Locally Recurrent Prostate Cancer After Initial Radiation Therapy: A Comparison of Salvage Radical Prostatectomy Versus Cryotherapy

Louis L. Pisters, Dan Leibovici, Michael Blute, Horst Zincke, Thomas J. Sebo, Jeffrey M. Slezak, Jonathan Izawa, John F. Ward, Shellie M. Scott, Lydia Madsen, Philippe E. Spiess, Bradley C. Leibovich

Research output: Contribution to journalArticlepeer-review

107 Scopus citations


Purpose: We compared the treatment outcomes of salvage radical prostatectomy and salvage cryotherapy for patients with locally recurrent prostate cancer after initial radiation therapy. Materials and Methods: We retrospectively reviewed the medical records of patients who underwent salvage radical prostatectomy at the Mayo Clinic between 1990 and 1999, and those who underwent salvage cryotherapy at M. D. Anderson Cancer Center between 1992 and 1995. Eligibility criteria were prostate specific antigen less than 10 ng/ml, post-radiation therapy biopsy showing Gleason score 8 or less and prior radiation therapy alone without pre-salvage or post-salvage hormonal therapy. We assessed the rates of biochemical disease-free survival, disease specific survival and overall survival in each group. Biochemical failure was assessed using the 2 definitions of 1) prostate specific antigen greater than 0.4 ng/ml and 2) 2 increases above the nadir prostate specific antigen. Results: Mean followup was 7.8 years for the salvage radical prostatectomy group and 5.5 years for the salvage cryotherapy group. Compared to salvage cryotherapy, salvage radical prostatectomy resulted in superior biochemical disease-free survival by both definitions of biochemical failure (prostate specific antigen greater than 0.4 ng/ml, salvage cryotherapy 21% vs salvage radical prostatectomy 61% at 5 years, p <0.001; 2 increases above nadir with salvage cryotherapy 42% vs salvage radical prostatectomy 66% at 5 years, p = 0.002) and in superior overall survival (at 5 years salvage cryotherapy 85% vs salvage radical prostatectomy 95%, p = 0.001). There was no significant difference in disease specific survival (at 5 years salvage cryotherapy 96% vs salvage radical prostatectomy 98%, p = 0.283). After adjusting for post-radiation therapy biopsy Gleason sum and pre-salvage treatment serum prostate specific antigen on multivariate analysis salvage radical prostatectomy remained superior to salvage cryotherapy for the end points of any increase in prostate specific antigen greater than 0.4 ng/ml (HR 0.24, p <0.0001), 2 increases in prostate specific antigen (HR 0.47, p = 0.02) and overall survival (HR 0.21, p = 0.01). Conclusions: Young, healthy patients with recurrent prostate cancer after radiation therapy should consider salvage radical prostatectomy as it offers superior biochemical disease-free survival and may potentially offer the best chance of cure.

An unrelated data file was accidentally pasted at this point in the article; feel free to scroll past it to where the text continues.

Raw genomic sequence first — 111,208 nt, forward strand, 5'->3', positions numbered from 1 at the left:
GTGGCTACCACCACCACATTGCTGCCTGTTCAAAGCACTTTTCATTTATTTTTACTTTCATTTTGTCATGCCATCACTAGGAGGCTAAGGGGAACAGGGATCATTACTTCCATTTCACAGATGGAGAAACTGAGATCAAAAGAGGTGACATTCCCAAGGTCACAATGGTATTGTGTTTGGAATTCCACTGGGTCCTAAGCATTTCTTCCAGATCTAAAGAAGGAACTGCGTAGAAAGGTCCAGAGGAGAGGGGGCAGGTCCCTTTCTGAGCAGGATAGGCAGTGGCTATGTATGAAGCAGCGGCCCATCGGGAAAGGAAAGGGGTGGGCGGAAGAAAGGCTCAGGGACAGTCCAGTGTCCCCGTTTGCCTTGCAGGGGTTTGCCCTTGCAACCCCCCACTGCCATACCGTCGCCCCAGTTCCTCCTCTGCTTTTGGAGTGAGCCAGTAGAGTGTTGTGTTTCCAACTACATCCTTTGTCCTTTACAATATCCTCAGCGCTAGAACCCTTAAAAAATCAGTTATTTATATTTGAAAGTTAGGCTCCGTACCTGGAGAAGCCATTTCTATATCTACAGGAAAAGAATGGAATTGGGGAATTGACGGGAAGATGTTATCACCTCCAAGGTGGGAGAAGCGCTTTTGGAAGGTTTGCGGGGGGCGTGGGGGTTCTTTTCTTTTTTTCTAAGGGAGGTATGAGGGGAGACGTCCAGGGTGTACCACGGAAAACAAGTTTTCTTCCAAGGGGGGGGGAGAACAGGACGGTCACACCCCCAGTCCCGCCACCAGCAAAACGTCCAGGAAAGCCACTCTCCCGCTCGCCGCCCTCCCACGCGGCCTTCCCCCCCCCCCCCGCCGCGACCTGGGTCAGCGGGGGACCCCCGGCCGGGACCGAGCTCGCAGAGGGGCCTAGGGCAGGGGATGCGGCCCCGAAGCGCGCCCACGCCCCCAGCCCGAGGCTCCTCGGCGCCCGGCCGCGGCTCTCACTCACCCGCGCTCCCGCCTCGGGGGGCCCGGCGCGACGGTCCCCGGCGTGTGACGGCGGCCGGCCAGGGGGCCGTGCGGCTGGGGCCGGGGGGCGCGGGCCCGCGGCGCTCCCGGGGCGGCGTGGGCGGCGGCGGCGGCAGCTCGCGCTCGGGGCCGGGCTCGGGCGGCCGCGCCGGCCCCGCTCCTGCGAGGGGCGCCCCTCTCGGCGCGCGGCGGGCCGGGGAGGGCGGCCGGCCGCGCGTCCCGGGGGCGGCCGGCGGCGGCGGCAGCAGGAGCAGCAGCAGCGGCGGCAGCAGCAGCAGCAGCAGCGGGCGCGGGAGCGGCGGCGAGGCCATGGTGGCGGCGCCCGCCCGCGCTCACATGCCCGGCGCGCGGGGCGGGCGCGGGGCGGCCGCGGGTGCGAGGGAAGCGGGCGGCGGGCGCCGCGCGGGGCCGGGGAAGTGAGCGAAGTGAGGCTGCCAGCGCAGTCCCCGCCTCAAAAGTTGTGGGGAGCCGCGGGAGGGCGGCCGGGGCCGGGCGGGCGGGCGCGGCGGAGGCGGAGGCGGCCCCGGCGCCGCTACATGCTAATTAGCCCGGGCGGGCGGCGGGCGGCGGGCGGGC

Original languageEnglish (US)
Pages (from-to)517-527
Number of pages11
JournalJournal of Urology
Issue number2
StatePublished - Aug 2009


  • cryotherapy
  • prostatectomy
  • prostatic neoplasms
  • radiotherapy
  • salvage therapy

ASJC Scopus subject areas

  • Urology


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